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D&I in Rewards

Nowadays, HR world’s priorities are filled with Diversity and Inclusion initiatives and priorities.

I’m not surprised by this as we have seen how the world is shaken recently on this matter. My aim in this post is to share my thoughts about D&I initiative and how they can be linked to Rewards practices.

What’s D&I anyways?

Global Diversity Practice, a global consultancy firm specializing on such practices, defines it as follows:

Diversity is any dimension that can be used to differentiate groups and people from one another. In a nutshell, it’s about empowering people by respecting and appreciating what makes them different, in terms of age, gender, ethnicity, religion, disability, sexual orientation, education, and national origin.

Inclusion is an organizational effort and practices in which different groups or individuals having different backgrounds are culturally and socially accepted and welcomed, and equally treated. These differences could be self-evident, such as national origin, age, race and ethnicity, religion/belief, gender, marital status and socioeconomic status or they could be more inherent, such as educational background, training, sector experience, organizational tenure, even personality, such as introverts and extroverts.

Simply put, it’s a dimension which can explain the differences of your workforce by several groupings and respecting those differences.

How does it relate to Rewards?

In the recent years, we started seeing an accelerated effort from a lot of states to point these and how they relate to the social welfare of their population. Obviously, it’s directly correlated to the workforce and the workforce’s living.

For any member of the society, who is also a part of an organization and earns a certain level of compensation and is entitled to some benefits, it automatically impacts their involvement in the broader society.

A perfect example for such exercise is gender pay gap.

A lot of countries are concentrating on passing legislation that checks the pay equity between gender, ethnic group or race. It’s generally a reflection of the social issues that the respective country faces and tries to either increase awareness or even penalize based on the results.

Past reflections

I wrote about different pay scales for different nationalities and how this practice was interestingly common in the Middle East long time ago.

I believe this is diminished significantly over the years but it was a great example how far we came along and how much further we need to go.

You can even see the French legislation and see that one of the major indications is about getting a salary increase after returning from maternity leave. This is deliberately added to the legislation as the pay discrimination against French working moms is systemically common and creates a pay gap that is becoming harder to close as year passes by.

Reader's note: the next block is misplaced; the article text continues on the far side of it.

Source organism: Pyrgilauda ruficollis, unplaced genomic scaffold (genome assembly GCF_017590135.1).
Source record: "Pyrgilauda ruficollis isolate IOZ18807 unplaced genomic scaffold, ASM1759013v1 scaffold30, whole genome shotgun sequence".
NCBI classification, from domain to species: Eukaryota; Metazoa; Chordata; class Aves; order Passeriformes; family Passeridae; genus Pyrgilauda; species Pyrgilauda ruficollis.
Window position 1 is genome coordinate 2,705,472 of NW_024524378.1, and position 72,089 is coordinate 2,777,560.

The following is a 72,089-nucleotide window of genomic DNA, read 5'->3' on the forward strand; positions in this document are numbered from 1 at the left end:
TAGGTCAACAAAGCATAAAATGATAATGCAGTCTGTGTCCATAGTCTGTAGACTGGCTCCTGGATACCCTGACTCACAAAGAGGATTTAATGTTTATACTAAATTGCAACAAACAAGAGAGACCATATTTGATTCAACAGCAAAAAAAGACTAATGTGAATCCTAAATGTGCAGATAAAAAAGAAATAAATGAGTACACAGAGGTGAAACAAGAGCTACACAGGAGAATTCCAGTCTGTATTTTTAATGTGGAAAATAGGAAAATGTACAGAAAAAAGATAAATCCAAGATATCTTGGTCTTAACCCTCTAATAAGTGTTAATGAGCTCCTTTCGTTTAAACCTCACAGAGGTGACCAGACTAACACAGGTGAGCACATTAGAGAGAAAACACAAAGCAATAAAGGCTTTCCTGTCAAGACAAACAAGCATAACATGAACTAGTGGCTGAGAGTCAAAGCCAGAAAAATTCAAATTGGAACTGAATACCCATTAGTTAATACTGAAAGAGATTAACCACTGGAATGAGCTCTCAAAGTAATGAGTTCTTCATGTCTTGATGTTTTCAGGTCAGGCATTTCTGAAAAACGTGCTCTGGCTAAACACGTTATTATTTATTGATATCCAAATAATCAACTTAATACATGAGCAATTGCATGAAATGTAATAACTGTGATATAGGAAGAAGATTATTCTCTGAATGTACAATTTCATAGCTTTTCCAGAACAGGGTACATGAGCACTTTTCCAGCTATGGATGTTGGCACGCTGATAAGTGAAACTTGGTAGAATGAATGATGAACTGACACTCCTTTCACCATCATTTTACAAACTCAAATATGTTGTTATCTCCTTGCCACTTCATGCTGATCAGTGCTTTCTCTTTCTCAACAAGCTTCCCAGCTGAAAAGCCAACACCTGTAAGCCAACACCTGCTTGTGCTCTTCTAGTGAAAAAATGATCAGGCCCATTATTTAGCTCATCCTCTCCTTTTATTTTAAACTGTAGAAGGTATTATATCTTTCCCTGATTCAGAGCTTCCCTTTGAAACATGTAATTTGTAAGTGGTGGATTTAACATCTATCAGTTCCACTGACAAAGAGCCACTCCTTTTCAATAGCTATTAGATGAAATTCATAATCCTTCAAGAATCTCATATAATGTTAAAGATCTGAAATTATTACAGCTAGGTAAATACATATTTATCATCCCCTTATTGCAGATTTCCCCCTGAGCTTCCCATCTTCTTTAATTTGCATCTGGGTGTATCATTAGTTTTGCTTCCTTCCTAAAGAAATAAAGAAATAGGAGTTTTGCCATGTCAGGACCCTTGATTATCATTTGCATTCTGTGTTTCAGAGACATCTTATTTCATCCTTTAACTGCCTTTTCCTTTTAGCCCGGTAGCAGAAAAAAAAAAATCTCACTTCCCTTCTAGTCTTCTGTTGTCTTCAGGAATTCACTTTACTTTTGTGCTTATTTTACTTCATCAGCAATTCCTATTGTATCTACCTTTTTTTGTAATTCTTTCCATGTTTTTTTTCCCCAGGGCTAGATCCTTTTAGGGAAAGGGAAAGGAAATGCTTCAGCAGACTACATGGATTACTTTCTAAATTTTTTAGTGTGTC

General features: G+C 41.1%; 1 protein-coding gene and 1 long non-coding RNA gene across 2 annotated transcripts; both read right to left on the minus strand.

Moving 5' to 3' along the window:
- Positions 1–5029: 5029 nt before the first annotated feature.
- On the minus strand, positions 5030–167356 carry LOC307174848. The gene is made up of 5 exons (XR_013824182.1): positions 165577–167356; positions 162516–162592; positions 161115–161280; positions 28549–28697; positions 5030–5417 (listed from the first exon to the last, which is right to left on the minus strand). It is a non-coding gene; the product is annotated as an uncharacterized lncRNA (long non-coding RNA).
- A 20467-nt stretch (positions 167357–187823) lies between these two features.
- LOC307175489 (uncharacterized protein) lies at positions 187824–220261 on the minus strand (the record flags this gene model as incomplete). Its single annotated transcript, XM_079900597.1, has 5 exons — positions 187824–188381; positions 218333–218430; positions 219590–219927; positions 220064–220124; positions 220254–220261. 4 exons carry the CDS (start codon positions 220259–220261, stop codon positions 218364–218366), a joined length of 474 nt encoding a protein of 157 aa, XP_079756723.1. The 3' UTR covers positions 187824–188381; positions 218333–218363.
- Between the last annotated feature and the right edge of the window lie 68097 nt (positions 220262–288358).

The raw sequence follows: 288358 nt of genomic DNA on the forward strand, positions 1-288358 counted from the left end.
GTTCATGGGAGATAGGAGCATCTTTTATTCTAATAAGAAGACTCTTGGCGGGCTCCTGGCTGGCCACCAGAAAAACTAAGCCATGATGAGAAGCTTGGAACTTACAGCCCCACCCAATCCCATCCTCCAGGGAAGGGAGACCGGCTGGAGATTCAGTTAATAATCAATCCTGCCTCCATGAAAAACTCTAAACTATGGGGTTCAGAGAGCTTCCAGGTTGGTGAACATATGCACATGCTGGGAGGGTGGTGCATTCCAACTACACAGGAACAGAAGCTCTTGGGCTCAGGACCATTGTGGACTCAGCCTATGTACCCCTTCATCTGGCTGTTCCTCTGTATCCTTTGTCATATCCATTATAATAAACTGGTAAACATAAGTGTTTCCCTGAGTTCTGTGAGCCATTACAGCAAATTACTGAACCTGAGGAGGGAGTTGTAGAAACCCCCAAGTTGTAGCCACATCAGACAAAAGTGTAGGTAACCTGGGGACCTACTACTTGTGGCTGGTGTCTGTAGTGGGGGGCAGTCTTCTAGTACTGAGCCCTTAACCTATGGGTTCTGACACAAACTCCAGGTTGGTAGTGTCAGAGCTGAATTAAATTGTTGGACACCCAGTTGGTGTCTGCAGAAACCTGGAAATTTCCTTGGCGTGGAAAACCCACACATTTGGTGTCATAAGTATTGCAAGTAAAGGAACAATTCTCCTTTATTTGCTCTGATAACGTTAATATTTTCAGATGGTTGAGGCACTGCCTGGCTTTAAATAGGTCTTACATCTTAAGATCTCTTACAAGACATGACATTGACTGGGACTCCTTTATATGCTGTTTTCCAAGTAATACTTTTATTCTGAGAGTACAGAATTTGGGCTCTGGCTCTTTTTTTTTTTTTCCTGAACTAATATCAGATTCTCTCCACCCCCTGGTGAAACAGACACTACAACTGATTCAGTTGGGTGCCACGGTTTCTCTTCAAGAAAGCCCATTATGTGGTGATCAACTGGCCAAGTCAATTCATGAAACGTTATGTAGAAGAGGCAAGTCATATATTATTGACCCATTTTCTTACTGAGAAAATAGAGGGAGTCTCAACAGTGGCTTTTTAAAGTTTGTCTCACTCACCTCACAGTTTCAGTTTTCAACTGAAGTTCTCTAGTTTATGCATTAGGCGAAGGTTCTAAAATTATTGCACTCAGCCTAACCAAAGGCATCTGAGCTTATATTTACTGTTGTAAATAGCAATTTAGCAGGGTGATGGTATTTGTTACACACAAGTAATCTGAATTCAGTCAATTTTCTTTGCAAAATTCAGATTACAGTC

What can we do?

These were few examples in our field that shows how pay equity is created, and unfortunately, pretty easily.

My quick step-by-step recommendation on effective pay equity and fairness work are as follows:

1. Conduct regular checks

Obviously, everything starts by analyzing and identifying the gaps. If you don’t ask question, you will never get an answer. Therefore, asking the right questions, looking at all the different data cuts is vital.

2. Find the root cause

Once you identified the gaps, dig deep and understand the root cause. Sometimes, it’s pretty easy to tell that a pay gap is because of a wrong offer that’s extended or it’s just an outlier. Bear in mind that a compensation "life cycle" is technically a timeline and the reason could lie at any point of that timeline. Reflecting back is pretty helpful in this case.

3. Train your workforce / Create awareness

Create awareness and educate your workforce on importance of pay parity and fairness. Start from the population that has a decision-making authority in Rewards processes, but scale it to the whole workforce. Cascading this responsibility with creating awareness will help you down the line.

4. Keep the consistency on practices

Be consistent. I think this is already a crucial aspect of being a Rewards person but exceptions create outliers; outliers create inequity.

Please let me know if you’d like to see more hands-on examples on how to look into these processes or if you are looking for more details on these aspects.

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